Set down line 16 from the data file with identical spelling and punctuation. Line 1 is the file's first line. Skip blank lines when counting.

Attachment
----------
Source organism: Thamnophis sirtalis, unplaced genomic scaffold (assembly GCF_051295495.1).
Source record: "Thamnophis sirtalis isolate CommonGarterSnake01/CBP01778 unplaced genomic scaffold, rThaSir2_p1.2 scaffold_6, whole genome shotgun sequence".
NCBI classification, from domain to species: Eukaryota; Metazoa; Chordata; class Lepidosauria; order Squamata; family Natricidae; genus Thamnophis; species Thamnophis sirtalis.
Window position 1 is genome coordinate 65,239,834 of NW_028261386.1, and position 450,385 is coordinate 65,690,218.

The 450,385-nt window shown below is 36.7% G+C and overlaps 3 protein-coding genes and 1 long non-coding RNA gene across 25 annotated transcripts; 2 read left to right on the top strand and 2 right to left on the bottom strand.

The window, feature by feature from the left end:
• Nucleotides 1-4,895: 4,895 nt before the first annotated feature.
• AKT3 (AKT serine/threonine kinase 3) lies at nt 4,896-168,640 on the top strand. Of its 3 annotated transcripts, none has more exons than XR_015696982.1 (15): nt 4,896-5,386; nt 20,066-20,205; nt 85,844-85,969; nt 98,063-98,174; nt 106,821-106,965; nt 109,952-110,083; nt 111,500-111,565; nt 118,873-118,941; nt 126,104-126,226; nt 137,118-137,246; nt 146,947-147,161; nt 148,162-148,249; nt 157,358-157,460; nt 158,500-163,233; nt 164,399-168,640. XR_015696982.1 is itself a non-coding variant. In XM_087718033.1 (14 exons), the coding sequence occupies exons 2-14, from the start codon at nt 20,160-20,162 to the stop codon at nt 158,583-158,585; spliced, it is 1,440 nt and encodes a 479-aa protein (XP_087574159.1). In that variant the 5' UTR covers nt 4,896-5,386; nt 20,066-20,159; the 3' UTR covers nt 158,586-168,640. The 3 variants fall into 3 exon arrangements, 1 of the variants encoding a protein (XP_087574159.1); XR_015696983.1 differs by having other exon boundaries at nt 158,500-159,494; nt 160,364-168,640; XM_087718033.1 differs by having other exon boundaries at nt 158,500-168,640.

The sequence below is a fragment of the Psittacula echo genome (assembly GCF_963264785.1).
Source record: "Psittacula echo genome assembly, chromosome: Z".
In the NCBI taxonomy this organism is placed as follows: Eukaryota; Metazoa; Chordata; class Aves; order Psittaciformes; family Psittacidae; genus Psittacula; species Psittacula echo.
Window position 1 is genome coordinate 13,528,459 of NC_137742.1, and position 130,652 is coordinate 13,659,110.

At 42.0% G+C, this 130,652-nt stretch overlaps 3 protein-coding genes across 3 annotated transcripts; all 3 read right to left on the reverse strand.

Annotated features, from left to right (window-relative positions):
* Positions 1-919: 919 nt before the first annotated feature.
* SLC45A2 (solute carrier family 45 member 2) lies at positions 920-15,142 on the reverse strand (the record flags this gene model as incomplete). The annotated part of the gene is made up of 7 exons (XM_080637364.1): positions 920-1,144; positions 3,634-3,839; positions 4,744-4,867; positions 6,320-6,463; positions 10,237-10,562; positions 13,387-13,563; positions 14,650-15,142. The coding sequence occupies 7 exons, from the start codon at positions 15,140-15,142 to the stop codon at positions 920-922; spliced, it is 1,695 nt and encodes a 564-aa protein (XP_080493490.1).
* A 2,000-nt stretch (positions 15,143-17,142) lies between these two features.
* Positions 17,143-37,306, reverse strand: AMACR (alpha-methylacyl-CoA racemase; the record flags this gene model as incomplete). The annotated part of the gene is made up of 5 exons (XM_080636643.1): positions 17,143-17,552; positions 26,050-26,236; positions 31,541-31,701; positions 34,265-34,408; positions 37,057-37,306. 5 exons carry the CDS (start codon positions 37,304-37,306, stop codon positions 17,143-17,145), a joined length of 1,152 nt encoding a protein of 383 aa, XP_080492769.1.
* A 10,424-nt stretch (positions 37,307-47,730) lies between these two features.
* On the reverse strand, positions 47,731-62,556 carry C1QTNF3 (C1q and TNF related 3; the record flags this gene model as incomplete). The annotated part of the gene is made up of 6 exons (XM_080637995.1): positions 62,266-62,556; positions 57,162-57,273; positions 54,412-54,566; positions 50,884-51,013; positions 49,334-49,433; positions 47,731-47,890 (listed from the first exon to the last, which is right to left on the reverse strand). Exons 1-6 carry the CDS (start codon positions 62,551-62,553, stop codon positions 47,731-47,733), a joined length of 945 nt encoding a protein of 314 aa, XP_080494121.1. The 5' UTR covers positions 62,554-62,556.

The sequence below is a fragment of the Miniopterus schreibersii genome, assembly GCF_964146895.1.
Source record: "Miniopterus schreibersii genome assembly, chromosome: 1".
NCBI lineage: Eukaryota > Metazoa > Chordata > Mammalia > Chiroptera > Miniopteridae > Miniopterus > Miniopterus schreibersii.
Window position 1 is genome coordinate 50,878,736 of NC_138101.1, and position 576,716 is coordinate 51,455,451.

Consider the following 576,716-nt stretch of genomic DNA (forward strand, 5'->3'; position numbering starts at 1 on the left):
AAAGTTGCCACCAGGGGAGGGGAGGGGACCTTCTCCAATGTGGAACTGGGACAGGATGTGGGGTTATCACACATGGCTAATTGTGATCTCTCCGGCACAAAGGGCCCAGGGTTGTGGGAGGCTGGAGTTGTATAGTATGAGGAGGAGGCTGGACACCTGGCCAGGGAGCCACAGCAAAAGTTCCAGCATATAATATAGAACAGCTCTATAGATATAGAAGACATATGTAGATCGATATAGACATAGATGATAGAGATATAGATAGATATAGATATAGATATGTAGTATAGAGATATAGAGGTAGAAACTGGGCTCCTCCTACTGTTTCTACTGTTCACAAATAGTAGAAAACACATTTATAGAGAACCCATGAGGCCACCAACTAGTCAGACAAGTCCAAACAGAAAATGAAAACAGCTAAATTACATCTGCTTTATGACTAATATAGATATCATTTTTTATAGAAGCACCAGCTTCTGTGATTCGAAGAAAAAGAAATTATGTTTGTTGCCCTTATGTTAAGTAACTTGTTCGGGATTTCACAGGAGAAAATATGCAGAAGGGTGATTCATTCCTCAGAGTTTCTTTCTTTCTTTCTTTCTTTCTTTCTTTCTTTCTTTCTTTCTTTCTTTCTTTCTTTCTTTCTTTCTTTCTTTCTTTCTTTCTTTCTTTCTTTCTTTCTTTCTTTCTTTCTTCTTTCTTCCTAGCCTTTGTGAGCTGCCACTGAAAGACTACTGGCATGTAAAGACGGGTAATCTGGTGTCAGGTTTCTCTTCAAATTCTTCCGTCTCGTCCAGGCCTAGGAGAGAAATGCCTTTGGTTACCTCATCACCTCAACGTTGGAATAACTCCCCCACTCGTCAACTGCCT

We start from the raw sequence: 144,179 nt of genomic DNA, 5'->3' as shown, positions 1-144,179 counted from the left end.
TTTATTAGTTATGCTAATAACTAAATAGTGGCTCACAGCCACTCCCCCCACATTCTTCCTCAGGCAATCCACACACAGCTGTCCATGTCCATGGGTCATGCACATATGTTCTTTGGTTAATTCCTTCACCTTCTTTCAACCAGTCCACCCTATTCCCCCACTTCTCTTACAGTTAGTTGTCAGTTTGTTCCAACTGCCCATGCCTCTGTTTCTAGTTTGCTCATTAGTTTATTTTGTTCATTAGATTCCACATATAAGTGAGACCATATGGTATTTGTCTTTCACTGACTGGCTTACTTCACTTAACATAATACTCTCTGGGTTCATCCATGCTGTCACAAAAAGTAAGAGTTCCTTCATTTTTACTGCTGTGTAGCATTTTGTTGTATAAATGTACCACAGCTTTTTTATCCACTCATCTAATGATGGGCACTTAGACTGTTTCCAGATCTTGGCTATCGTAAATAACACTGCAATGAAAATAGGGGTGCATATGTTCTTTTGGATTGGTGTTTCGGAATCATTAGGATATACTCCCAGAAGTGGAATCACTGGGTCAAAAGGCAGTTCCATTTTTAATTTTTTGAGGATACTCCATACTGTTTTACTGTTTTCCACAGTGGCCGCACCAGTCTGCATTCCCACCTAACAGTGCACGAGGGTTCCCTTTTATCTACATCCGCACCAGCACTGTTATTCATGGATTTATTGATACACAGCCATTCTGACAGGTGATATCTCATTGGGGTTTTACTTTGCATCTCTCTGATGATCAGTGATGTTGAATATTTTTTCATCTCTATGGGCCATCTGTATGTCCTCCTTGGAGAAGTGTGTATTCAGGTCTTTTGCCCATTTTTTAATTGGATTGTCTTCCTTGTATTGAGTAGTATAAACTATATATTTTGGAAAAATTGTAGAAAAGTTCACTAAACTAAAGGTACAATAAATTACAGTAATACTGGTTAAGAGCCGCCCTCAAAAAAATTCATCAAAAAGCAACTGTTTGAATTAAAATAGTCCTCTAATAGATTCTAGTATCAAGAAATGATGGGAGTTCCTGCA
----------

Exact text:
* SLC45A2 (solute carrier family 45 member 2) lies at positions 920-15,142 on the reverse strand (the record flags this gene model as incomplete). The annotated part of the gene is made up of 7 exons (XM_080637364.1): positions 920-1,144; positions 3,634-3,839; positions 4,744-4,867; positions 6,320-6,463; positions 10,237-10,562; positions 13,387-13,563; positions 14,650-15,142. The coding sequence occupies 7 exons, from the start codon at positions 15,140-15,142 to the stop codon at positions 920-922; spliced, it is 1,695 nt and encodes a 564-aa protein (XP_080493490.1).